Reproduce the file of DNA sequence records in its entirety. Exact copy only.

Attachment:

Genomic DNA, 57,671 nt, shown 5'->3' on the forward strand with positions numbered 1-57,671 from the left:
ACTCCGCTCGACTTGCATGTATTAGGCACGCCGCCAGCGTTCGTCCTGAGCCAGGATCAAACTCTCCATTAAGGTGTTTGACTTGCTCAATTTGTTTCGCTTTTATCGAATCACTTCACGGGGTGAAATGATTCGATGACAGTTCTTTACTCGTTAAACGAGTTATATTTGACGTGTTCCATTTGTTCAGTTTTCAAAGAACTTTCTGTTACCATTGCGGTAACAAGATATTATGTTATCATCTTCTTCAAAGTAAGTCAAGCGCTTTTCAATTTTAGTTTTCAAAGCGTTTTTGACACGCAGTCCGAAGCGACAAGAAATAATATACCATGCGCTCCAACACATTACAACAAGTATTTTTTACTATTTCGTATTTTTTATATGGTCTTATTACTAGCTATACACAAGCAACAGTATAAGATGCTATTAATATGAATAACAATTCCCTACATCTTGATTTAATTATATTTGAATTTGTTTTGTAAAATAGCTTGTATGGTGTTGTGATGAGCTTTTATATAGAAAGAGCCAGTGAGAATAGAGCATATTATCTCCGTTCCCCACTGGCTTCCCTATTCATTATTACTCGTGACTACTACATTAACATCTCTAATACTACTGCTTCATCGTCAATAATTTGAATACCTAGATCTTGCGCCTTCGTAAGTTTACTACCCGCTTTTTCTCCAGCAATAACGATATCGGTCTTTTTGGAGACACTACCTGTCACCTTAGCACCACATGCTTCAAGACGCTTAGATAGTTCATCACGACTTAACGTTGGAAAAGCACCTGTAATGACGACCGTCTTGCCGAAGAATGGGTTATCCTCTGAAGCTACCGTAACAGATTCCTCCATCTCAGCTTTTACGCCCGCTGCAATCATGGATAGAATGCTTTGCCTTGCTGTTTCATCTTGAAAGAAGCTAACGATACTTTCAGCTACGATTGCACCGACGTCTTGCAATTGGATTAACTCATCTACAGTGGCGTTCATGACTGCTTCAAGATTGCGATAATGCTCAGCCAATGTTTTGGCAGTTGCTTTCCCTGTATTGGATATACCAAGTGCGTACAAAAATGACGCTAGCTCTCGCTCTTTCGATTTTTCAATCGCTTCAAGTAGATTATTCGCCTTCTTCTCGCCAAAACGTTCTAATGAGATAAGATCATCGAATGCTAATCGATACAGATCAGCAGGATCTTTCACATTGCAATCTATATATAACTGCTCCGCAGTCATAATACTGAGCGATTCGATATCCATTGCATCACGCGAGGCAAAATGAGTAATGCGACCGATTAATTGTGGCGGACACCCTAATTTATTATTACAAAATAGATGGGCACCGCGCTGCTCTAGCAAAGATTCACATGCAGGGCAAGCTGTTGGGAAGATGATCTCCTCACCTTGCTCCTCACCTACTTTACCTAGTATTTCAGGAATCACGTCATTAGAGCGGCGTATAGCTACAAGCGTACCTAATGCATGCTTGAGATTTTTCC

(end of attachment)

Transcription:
Genomic DNA, 57,671 nt, shown 5'->3' on the forward strand with positions numbered 1-57,671 from the left:
ACTCCGCTCGACTTGCATGTATTAGGCACGCCGCCAGCGTTCGTCCTGAGCCAGGATCAAACTCTCCATTAAGGTGTTTGACTTGCTCAATTTGTTTCGCTTTTATCGAATCACTTCACGGGGTGAAATGATTCGATGACAGTTCTTTACTCGTTAAACGAGTTATATTTGACGTGTTCCATTTGTTCAGTTTTCAAAGAACTTTCTGTTACCATTGCGGTAACAAGATATTATGTTATCATCTTCTTCAAAGTAAGTCAAGCGCTTTTCAATTTTAGTTTTCAAAGCGTTTTTGACACGCAGTCCGAAGCGACAAGAAATAATATACCATGCGCTCCAACACATTACAACAAGTATTTTTTACTATTTCGTATTTTTTATATGGTCTTATTACTAGCTATACACAAGCAACAGTATAAGATGCTATTAATATGAATAACAATTCCCTACATCTTGATTTAATTATATTTGAATTTGTTTTGTAAAATAGCTTGTATGGTGTTGTGATGAGCTTTTATATAGAAAGAGCCAGTGAGAATAGAGCATATTATCTCCGTTCCCCACTGGCTTCCCTATTCATTATTACTCGTGACTACTACATTAACATCTCTAATACTACTGCTTCATCGTCAATAATTTGAATACCTAGATCTTGCGCCTTCGTAAGTTTACTACCCGCTTTTTCTCCAGCAATAACGATATCGGTCTTTTTGGAGACACTACCTGTCACCTTAGCACCACATGCTTCAAGACGCTTAGATAGTTCATCACGACTTAACGTTGGAAAAGCACCTGTAATGACGACCGTCTTGCCGAAGAATGGGTTATCCTCTGAAGCTACCGTAACAGATTCCTCCATCTCAGCTTTTACGCCCGCTGCAATCATGGATAGAATGCTTTGCCTTGCTGTTTCATCTTGAAAGAAGCTAACGATACTTTCAGCTACGATTGCACCGACGTCTTGCAATTGGATTAACTCATCTACAGTGGCGTTCATGACTGCTTCAAGATTGCGATAATGCTCAGCCAATGTTTTGGCAGTTGCTTTCCCTGTATTGGATATACCAAGTGCGTACAAAAATGACGCTAGCTCTCGCTCTTTCGATTTTTCAATCGCTTCAAGTAGATTATTCGCCTTCTTCTCGCCAAAACGTTCTAATGAGATAAGATCATCGAATGCTAATCGATACAGATCAGCAGGATCTTTCACATTGCAATCTATATATAACTGCTCCGCAGTCATAATACTGAGCGATTCGATATCCATTGCATCACGCGAGGCAAAATGAGTAATGCGACCGATTAATTGTGGCGGACACCCTAATTTATTATTACAAAATAGATGGGCACCGCGCTGCTCTAGCAAAGATTCACATGCAGGGCAAGCTGTTGGGAAGATGATCTCCTCACCTTGCTCCTCACCTACTTTACCTAGTATTTCAGGAATCACGTCATTAGAGCGGCGTATAGCTACAAGCGTACCTAATGCATGCTTGAGATTTTTCC